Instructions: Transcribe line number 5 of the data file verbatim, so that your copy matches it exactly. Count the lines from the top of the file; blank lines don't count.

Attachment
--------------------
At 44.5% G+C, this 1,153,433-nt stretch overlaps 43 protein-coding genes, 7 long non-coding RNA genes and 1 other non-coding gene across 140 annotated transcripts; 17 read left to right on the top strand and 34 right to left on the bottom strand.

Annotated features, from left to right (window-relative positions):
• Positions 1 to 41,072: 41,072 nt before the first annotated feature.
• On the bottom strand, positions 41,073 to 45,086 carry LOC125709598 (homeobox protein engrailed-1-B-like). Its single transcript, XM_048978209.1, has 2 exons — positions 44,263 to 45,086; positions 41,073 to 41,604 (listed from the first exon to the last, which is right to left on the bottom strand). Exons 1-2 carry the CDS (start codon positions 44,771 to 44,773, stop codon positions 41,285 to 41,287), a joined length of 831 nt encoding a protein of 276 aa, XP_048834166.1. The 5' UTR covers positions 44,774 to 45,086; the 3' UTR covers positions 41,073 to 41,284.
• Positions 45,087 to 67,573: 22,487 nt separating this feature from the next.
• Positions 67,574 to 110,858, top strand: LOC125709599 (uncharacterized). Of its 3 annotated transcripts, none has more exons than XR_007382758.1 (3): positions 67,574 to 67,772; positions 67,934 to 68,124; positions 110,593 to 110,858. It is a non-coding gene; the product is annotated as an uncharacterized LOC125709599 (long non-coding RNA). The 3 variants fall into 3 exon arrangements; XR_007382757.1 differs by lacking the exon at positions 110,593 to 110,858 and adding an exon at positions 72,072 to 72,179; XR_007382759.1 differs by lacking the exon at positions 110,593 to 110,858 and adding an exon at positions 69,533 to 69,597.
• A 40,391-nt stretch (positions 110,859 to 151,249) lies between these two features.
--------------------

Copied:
• Positions 45,087 to 67,573: 22,487 nt separating this feature from the next.